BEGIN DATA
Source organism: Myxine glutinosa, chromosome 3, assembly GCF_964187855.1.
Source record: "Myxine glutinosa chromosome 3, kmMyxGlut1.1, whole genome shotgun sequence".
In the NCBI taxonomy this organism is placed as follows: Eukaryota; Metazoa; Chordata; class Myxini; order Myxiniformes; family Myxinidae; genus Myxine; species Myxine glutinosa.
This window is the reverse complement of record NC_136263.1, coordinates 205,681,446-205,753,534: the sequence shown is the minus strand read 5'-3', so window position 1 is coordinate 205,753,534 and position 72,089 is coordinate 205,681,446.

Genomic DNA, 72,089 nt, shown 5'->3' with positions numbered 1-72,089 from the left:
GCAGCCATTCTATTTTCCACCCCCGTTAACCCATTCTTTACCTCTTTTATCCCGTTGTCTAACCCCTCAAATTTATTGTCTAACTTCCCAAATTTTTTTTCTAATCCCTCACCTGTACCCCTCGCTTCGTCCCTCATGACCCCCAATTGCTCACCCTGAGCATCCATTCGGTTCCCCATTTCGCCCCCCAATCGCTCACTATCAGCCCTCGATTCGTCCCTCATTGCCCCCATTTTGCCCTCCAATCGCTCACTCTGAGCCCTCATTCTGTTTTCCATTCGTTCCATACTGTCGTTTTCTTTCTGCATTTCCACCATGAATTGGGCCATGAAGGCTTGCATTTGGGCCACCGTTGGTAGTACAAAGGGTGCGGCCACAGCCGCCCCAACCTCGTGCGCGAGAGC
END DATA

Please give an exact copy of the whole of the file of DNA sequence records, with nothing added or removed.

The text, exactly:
Source organism: Myxine glutinosa, chromosome 3, assembly GCF_964187855.1.
Source record: "Myxine glutinosa chromosome 3, kmMyxGlut1.1, whole genome shotgun sequence".
In the NCBI taxonomy this organism is placed as follows: Eukaryota; Metazoa; Chordata; class Myxini; order Myxiniformes; family Myxinidae; genus Myxine; species Myxine glutinosa.
This window is the reverse complement of record NC_136263.1, coordinates 205,681,446-205,753,534: the sequence shown is the minus strand read 5'-3', so window position 1 is coordinate 205,753,534 and position 72,089 is coordinate 205,681,446.

Genomic DNA, 72,089 nt, shown 5'->3' with positions numbered 1-72,089 from the left:
GCAGCCATTCTATTTTCCACCCCCGTTAACCCATTCTTTACCTCTTTTATCCCGTTGTCTAACCCCTCAAATTTATTGTCTAACTTCCCAAATTTTTTTTCTAATCCCTCACCTGTACCCCTCGCTTCGTCCCTCATGACCCCCAATTGCTCACCCTGAGCATCCATTCGGTTCCCCATTTCGCCCCCCAATCGCTCACTATCAGCCCTCGATTCGTCCCTCATTGCCCCCATTTTGCCCTCCAATCGCTCACTCTGAGCCCTCATTCTGTTTTCCATTCGTTCCATACTGTCGTTTTCTTTCTGCATTTCCACCATGAATTGGGCCATGAAGGCTTGCATTTGGGCCACCGTTGGTAGTACAAAGGGTGCGGCCACAGCCGCCCCAACCTCGTGCGCGAGAGC